When I was 17 I went to a sleep away camp with my high school choir and one night after lights out all the girls started talking about sex. Whether or not they were virgins, and when, or with whom, they wanted to have sex with. What sex was like, or would be like, and the nervous but excited giggles that followed that line of talk amongst teenagers. I stayed silent and sad. I couldn’t have sex with anyone. The pain was too much. The pain was too scary. I couldn’t ever have sex. I couldn’t participate in this conversation at all. I’d steered clear of anything remotely romantic or sexual during puberty as I knew, even subconsciously, that it was an impossibility.

That was the beginning. The beginning of the next 12 years of my life being riddled with shame, guilt, horror, anger, embarrassment, and pain. The indescribable, uncontrollable, extreme pain. The type of pain you read about in books but have yet to experience. The type of pain that makes you see stars. That causes your grip on reality to fade. Hello, internet. My name is Annika. And I experience pain when I have sex.

I wish I could tell you there is a happy ending. I’m 28 now and I’m a long long way from those 12 and 17 year old versions of me. And while things have definitely improved, I’m still a long way off from being “100% cured.” Indeed, my doctor told me that I would never be “100% cured.” This was a condition I would have to live with. BUT…it was manageable. It was controllable. I would be ok. I could maybe even have kids someday. He might as well have told me unicorns were real and I’d be riding one home from his office. But I’m getting ahead of myself.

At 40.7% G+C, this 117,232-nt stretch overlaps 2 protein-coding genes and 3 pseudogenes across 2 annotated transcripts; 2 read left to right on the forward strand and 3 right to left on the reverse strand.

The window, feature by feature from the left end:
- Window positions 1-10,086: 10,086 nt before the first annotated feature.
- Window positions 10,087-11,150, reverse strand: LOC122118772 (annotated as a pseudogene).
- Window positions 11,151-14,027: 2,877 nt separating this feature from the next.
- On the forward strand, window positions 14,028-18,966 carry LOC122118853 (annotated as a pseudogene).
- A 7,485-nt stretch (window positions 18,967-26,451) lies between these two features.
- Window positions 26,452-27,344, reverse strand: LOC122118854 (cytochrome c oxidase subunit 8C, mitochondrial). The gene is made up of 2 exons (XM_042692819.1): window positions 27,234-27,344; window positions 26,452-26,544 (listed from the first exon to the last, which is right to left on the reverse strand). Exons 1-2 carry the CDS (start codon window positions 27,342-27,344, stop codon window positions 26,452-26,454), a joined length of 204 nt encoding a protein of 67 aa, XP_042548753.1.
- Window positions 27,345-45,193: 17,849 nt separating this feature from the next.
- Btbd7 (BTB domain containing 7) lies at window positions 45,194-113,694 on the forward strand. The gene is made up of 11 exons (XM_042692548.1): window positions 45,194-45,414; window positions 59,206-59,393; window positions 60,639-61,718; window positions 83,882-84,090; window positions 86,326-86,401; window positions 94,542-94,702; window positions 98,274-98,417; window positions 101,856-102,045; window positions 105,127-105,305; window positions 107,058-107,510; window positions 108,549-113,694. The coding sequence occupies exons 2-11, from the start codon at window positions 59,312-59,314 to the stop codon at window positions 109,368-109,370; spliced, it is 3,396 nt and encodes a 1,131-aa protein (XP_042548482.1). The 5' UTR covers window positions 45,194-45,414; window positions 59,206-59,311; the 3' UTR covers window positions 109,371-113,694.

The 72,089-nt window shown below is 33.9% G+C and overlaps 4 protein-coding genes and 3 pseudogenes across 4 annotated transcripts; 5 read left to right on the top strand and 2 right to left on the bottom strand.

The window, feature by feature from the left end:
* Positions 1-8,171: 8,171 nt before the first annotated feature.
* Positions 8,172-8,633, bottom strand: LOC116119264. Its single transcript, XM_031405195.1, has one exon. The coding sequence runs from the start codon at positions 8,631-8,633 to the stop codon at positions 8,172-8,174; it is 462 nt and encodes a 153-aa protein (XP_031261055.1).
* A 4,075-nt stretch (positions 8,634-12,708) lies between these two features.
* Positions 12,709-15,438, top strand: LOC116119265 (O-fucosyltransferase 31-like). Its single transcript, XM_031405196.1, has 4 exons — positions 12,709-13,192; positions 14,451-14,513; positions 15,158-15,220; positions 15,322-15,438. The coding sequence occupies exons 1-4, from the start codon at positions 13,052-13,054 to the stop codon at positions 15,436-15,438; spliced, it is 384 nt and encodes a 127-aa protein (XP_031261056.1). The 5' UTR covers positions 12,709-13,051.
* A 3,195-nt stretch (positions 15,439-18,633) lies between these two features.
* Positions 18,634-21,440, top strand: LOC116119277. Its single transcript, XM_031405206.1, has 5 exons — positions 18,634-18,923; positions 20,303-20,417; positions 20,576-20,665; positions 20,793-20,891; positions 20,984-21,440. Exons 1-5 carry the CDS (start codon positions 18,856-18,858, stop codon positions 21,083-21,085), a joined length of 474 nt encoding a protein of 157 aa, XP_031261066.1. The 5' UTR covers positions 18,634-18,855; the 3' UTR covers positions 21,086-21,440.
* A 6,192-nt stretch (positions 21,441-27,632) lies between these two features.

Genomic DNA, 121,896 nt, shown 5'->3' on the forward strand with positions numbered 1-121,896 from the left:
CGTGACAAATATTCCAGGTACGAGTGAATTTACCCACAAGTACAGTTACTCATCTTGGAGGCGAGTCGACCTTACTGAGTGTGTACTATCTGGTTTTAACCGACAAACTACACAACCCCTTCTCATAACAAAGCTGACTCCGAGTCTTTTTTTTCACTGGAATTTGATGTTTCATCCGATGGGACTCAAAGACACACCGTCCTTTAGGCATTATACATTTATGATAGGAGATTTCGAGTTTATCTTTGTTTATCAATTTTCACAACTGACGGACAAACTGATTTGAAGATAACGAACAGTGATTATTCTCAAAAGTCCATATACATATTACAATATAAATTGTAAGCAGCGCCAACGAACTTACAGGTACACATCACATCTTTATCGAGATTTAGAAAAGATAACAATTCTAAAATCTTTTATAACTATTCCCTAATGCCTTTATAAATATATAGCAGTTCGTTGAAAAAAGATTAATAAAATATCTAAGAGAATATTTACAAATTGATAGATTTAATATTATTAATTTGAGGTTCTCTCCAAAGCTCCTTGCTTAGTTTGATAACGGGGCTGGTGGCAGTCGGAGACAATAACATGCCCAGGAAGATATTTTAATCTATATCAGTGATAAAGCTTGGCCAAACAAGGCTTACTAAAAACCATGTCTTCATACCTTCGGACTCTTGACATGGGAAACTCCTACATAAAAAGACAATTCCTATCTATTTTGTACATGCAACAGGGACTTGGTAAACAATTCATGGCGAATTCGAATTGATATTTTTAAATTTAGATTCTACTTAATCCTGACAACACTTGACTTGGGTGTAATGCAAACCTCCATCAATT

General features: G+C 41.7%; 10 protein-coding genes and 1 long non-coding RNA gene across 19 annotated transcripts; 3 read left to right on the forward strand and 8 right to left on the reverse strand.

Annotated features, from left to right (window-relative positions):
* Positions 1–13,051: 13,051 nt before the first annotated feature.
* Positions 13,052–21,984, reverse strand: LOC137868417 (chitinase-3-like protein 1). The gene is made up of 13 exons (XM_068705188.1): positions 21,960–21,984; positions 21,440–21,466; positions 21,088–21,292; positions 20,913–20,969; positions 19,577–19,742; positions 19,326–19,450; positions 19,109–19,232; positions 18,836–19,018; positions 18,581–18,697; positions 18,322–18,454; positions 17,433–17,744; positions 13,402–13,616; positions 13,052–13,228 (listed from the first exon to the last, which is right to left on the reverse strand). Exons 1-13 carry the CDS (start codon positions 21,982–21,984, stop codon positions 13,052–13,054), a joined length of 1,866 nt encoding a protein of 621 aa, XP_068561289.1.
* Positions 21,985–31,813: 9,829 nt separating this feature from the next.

I’m writing this, in the hopes that I can help those who, like me, experience this pain. I’m writing this in the hopes that those who don’t experience this pain may develop empathy and understanding for those that do. I’m writing this in the hopes that people can learn that it’s ok not to have penetrative sex; but to still have meaningful, sexy, wonderful sex . I’m writing this so that men and women alike can raise each other up and help each other.

Because here’s the thing. You’re not alone. There are millions of women (and men) out there who are just like you. And you’re not a burden to society for having pain. It doesn’t make you less of a person. And you are CERTAINLY not broken. I will, with this blog, do my best to document my experiences. All of them. The good, the bad, the ugly, and everything in between. From the time when I lost my virginity and my boyfriend at the time almost calling 911, to the doctor who dismissed my pain as a “head fantasy.” To the jokes made in my expense, and to the gripping fear of anyone getting close to me for fear they’ll leave once they learn they can’t “have” me.

I’ll tell you about the first time I actually had penetrative sex- which brought about a whole bunch of extra issues I didn’t even realize were a thing. I’ll tell you about the drugs I take, the physical therapy I go through, the ointments I apply, the psychological therapy I go through, and the thousands and thousands and thousands of hours, tears, and dollars I’ve wasted and spent on believing that there was no cure, that I was stuck like this, and there was nothing I could do about it. I will tell you all of it. I want to tell you all of it.

This will be hard for me. Many of these things I’ve not spoken or thought about in many years. But it’s time I told my story. Because maybe, by putting the information out there, I can help someone else who feels like there’s no hope. Because there is. Feel free to ask questions. Feel free to comment. Feel free to question, and get involved. That’s how we learn and become better. You’re not alone. And neither am I